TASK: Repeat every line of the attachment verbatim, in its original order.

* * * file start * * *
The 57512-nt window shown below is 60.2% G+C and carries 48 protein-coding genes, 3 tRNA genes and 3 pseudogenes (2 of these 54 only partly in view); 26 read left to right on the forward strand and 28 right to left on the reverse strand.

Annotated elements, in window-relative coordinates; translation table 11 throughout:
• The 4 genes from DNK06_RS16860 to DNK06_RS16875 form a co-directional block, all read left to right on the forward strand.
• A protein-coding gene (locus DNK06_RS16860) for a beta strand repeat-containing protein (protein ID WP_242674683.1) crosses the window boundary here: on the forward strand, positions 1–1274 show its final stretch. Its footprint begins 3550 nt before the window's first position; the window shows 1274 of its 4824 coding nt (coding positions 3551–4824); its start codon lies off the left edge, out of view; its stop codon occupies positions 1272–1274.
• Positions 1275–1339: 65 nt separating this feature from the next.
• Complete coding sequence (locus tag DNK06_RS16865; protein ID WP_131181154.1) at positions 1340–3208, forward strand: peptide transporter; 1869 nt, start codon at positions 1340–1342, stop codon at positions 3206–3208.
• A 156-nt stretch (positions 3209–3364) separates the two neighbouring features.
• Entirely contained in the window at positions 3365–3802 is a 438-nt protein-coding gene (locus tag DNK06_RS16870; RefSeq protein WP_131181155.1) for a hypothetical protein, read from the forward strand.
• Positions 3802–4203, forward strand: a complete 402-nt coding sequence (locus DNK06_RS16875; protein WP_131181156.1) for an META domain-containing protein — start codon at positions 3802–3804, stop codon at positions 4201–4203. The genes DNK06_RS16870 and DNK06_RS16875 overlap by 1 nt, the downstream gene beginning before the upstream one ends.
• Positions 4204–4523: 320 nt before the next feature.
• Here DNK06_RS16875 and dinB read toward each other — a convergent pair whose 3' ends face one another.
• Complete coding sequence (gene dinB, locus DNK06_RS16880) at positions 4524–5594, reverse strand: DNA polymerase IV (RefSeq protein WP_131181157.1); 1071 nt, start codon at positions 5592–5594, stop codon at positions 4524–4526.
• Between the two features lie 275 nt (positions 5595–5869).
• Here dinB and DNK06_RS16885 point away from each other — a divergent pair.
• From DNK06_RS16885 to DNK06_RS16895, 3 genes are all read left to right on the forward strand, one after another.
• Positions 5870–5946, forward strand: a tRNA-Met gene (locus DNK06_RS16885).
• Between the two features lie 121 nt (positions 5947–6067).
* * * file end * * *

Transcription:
The 57512-nt window shown below is 60.2% G+C and carries 48 protein-coding genes, 3 tRNA genes and 3 pseudogenes (2 of these 54 only partly in view); 26 read left to right on the forward strand and 28 right to left on the reverse strand.

Annotated elements, in window-relative coordinates; translation table 11 throughout:
• The 4 genes from DNK06_RS16860 to DNK06_RS16875 form a co-directional block, all read left to right on the forward strand.
• A protein-coding gene (locus DNK06_RS16860) for a beta strand repeat-containing protein (protein ID WP_242674683.1) crosses the window boundary here: on the forward strand, positions 1–1274 show its final stretch. Its footprint begins 3550 nt before the window's first position; the window shows 1274 of its 4824 coding nt (coding positions 3551–4824); its start codon lies off the left edge, out of view; its stop codon occupies positions 1272–1274.
• Positions 1275–1339: 65 nt separating this feature from the next.
• Complete coding sequence (locus tag DNK06_RS16865; protein ID WP_131181154.1) at positions 1340–3208, forward strand: peptide transporter; 1869 nt, start codon at positions 1340–1342, stop codon at positions 3206–3208.
• A 156-nt stretch (positions 3209–3364) separates the two neighbouring features.
• Entirely contained in the window at positions 3365–3802 is a 438-nt protein-coding gene (locus tag DNK06_RS16870; RefSeq protein WP_131181155.1) for a hypothetical protein, read from the forward strand.
• Positions 3802–4203, forward strand: a complete 402-nt coding sequence (locus DNK06_RS16875; protein WP_131181156.1) for an META domain-containing protein — start codon at positions 3802–3804, stop codon at positions 4201–4203. The genes DNK06_RS16870 and DNK06_RS16875 overlap by 1 nt, the downstream gene beginning before the upstream one ends.
• Positions 4204–4523: 320 nt before the next feature.
• Here DNK06_RS16875 and dinB read toward each other — a convergent pair whose 3' ends face one another.
• Complete coding sequence (gene dinB, locus DNK06_RS16880) at positions 4524–5594, reverse strand: DNA polymerase IV (RefSeq protein WP_131181157.1); 1071 nt, start codon at positions 5592–5594, stop codon at positions 4524–4526.
• Between the two features lie 275 nt (positions 5595–5869).
• Here dinB and DNK06_RS16885 point away from each other — a divergent pair.
• From DNK06_RS16885 to DNK06_RS16895, 3 genes are all read left to right on the forward strand, one after another.
• Positions 5870–5946, forward strand: a tRNA-Met gene (locus DNK06_RS16885).
• Between the two features lie 121 nt (positions 5947–6067).